Who Will Be Present At A Jury Trial?
Jury trials are public, so anyone can be in the courtroom. The reality is not what’s shown on TV, with the gallery packed. In fact, if there is anyone in the courtroom, the question is who are they and why are they there. I’m a fan of watching other jury trials, so I’ve have sat in on random trials, and people asked me why I was there (to which I responded that I was just observing). With Zoom, it is easier to watch trials because I don’t have to go into the courthouse. The judge, the defense team, and the plaintiff’s team will be present at a jury trial. There will also be a bailiff who swears in witnesses, a clerk who will accept evidence and mark exhibits, and a court reporter who will take down every word in real time. Perhaps most importantly, the jury will be in the courtroom. In Florida, we have six jurors on civil cases and sometimes have a couple of alternates present.
The plaintiff will be able to testify, and is probably the most important witness to their case, because no one will know the case like they do. I’m a big believer in using lay witnesses to help support my clients’ claims. A lay witness is someone who doesn’t know much about what actually happened, such as the mechanism of the crash, but they will know the plaintiff as a human being, including how they were prior, during, and after the incident. The lay witness will be able to speak to the plaintiff’s character and reputation.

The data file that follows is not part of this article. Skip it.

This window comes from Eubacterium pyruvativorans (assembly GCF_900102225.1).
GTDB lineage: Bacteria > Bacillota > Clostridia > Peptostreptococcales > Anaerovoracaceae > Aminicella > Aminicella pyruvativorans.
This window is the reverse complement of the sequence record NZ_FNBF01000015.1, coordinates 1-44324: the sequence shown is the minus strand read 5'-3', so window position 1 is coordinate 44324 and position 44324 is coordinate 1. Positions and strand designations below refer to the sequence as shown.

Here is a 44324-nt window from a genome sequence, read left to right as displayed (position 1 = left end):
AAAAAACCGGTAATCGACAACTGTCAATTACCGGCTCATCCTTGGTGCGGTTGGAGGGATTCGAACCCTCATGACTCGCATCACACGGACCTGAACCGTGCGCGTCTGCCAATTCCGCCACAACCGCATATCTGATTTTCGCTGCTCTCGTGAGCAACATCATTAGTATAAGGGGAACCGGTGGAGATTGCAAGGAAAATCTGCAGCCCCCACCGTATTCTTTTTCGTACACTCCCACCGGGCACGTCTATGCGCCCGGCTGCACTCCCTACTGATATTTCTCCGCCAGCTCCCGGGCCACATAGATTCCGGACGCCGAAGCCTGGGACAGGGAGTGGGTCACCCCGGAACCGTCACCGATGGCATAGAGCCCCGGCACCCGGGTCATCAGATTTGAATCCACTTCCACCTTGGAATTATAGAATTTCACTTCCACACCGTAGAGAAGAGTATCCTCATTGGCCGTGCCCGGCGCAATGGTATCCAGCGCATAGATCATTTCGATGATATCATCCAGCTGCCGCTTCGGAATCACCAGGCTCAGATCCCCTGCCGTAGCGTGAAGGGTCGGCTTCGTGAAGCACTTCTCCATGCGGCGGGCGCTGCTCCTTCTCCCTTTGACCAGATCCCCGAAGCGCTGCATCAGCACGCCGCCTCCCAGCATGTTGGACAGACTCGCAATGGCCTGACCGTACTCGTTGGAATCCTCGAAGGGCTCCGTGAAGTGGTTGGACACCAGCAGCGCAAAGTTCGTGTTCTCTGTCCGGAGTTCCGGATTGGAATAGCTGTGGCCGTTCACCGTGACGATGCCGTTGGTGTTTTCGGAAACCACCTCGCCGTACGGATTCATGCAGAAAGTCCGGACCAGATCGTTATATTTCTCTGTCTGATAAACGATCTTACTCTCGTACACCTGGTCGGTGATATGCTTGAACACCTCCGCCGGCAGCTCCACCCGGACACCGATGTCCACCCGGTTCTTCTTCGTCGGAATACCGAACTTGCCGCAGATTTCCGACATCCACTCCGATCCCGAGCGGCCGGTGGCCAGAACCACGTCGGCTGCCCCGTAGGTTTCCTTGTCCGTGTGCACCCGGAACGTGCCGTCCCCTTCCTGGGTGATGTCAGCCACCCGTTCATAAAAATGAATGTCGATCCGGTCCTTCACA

In this way, the lay witness will be very helpful, because in every single case, the defense will either flat-out call the plaintiff a liar, or will insinuate that the plaintiff is a liar, and that they are not truly injured. To combat such accusations, we use lay witnesses. Lay witnesses can be friends, family, coworkers, the laundry mat guy, or anyone who can tell some stories for about 15 or 20 minutes about how the incident has affected the plaintiff’s life.
We find that lay witnesses are the most persuasive, because they generally don’t have a dog in the fight. For example, if the defense’s medical witness says that the plaintiff should have healed after 12 weeks, then we would call in our client’s supervisor and ask them about their work ethic and character and how they didn’t miss any time, despite having to take breaks and medication to manage their condition. We would highlight that, based on their behavior, our client doesn’t sound like someone who would lie.
Similarly, we might point to the fact that our client attended every single one of their doctor’s appointments and did everything that the medical providers recommended. We would use that to show the jury that the plaintiff hasn’t behaved like someone who has fabricated their injury. We bring in people who don’t have a dog in the fight, and we really call out the defense for what they’re doing, which is calling our client a liar, a thief, and a cheat.